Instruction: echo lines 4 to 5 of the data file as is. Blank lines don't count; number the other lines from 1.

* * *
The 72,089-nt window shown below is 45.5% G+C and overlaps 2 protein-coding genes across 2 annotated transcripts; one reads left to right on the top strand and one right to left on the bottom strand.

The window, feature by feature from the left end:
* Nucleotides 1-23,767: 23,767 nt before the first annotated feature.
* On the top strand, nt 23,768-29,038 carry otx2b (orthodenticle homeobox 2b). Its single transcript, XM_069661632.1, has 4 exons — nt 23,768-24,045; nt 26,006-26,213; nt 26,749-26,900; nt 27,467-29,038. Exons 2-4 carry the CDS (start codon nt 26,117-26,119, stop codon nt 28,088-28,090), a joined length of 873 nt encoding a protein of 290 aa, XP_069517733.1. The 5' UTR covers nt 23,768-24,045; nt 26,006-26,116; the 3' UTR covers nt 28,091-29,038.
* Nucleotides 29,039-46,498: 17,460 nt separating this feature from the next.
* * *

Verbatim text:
* On the top strand, nt 23,768-29,038 carry otx2b (orthodenticle homeobox 2b). Its single transcript, XM_069661632.1, has 4 exons — nt 23,768-24,045; nt 26,006-26,213; nt 26,749-26,900; nt 27,467-29,038. Exons 2-4 carry the CDS (start codon nt 26,117-26,119, stop codon nt 28,088-28,090), a joined length of 873 nt encoding a protein of 290 aa, XP_069517733.1. The 5' UTR covers nt 23,768-24,045; nt 26,006-26,116; the 3' UTR covers nt 28,091-29,038.
* Nucleotides 29,039-46,498: 17,460 nt separating this feature from the next.